That is all for now, in the next post we will start by placing the mountains in the map.


As I’ve mentioned on the blog earlier I’ve started to play a simple and easy to understand roleplaying game with my two oldest children. And of course no game can be really appreciated without a world map to look at.

So I decided to make one while trying out the April annual style from Profantasy, made by the artist Herwin Wielink (Djekspek on Cartographers guild).

It is always hard to start working with a new style, it takes a while just to get used to the style itself. What graphics are included, fields, desert, marshes, rivers, forests and so on. A good thing is to just create a couple of test maps to get used to the style, to get the feeling of it. In this case I did that, but not only on purpose. I’ve read on a lot of places that people complain that CC3 can be a bit unstable, that it sometimes crashes a lot.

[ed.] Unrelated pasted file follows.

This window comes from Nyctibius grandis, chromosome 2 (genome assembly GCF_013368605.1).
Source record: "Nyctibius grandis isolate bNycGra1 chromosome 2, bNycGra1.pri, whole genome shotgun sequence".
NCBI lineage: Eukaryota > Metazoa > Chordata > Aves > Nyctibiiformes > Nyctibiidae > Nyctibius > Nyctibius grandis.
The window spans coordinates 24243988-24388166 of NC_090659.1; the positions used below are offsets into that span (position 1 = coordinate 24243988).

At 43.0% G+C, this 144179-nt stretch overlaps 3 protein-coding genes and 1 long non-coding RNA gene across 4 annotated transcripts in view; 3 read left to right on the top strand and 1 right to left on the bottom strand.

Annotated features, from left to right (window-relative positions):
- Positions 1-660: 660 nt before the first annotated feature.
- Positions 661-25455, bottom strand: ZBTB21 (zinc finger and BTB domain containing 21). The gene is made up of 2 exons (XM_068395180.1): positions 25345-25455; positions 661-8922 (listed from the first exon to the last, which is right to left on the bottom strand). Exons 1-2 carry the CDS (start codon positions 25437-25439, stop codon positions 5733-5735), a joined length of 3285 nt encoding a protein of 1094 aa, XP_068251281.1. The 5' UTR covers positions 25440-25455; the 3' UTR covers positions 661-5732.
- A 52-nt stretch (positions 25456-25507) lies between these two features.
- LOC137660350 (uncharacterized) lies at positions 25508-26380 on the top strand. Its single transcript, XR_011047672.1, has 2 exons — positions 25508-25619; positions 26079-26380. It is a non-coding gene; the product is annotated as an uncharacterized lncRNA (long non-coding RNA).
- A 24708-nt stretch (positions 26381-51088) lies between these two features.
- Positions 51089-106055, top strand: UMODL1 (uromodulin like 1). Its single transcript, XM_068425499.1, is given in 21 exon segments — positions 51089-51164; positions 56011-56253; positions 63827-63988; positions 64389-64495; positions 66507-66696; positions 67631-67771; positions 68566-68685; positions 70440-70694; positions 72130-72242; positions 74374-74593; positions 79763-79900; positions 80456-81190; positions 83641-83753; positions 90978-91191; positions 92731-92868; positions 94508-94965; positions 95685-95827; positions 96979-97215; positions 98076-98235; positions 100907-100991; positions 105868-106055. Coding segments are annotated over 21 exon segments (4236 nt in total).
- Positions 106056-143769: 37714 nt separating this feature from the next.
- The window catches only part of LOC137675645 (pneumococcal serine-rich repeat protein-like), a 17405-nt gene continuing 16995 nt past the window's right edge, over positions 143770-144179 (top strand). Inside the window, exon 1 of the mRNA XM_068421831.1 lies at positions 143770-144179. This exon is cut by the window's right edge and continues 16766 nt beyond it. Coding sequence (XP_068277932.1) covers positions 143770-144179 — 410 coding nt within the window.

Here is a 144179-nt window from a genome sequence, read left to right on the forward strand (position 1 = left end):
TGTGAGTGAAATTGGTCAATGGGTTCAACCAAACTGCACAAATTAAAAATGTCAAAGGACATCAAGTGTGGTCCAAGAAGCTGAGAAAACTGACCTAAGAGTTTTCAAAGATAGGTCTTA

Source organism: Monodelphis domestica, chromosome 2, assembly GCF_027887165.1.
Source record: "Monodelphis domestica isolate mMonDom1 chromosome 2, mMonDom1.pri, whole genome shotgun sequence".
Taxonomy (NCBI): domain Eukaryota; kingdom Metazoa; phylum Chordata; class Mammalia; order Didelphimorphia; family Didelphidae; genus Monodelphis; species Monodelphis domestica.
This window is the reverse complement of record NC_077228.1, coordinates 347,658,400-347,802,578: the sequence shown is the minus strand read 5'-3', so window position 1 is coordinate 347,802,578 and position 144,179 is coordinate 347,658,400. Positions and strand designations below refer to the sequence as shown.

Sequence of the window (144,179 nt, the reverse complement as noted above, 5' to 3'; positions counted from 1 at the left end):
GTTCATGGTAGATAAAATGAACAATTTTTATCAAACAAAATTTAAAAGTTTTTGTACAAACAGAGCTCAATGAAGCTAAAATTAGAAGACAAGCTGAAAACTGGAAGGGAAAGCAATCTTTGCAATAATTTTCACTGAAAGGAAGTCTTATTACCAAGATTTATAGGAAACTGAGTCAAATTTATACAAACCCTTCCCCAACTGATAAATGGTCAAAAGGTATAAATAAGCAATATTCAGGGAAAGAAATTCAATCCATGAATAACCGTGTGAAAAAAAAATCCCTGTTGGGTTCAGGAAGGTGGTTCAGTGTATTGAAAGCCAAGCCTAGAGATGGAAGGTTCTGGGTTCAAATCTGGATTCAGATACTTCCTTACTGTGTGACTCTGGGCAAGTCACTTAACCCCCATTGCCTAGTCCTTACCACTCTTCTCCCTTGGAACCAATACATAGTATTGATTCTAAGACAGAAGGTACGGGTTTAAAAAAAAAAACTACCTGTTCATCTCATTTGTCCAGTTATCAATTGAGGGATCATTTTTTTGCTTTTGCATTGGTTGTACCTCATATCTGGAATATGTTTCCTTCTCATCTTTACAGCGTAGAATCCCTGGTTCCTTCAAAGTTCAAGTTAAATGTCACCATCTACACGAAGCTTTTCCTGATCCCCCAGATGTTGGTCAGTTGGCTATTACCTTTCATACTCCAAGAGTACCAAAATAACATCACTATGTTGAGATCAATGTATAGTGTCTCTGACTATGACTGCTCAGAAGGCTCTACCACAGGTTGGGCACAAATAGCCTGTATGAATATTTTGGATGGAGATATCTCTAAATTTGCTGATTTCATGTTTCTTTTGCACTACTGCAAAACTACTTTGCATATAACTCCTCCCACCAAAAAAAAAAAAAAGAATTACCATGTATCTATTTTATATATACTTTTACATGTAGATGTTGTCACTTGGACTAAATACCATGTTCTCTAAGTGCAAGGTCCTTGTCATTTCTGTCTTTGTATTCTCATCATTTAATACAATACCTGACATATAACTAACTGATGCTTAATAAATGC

Well I’ve never experienced that, apart from with one of my more ambitious projects where the actual file grew too large for CC3 to handle. But with this particular style I actually had two crashes where I had to restart the whole project from the start again. That has never happened before, but I guess that the end result ended up better because of this. You can say that I learned from the mistakes in the two earlier maps, so I didn’t need to repeat them in the final map.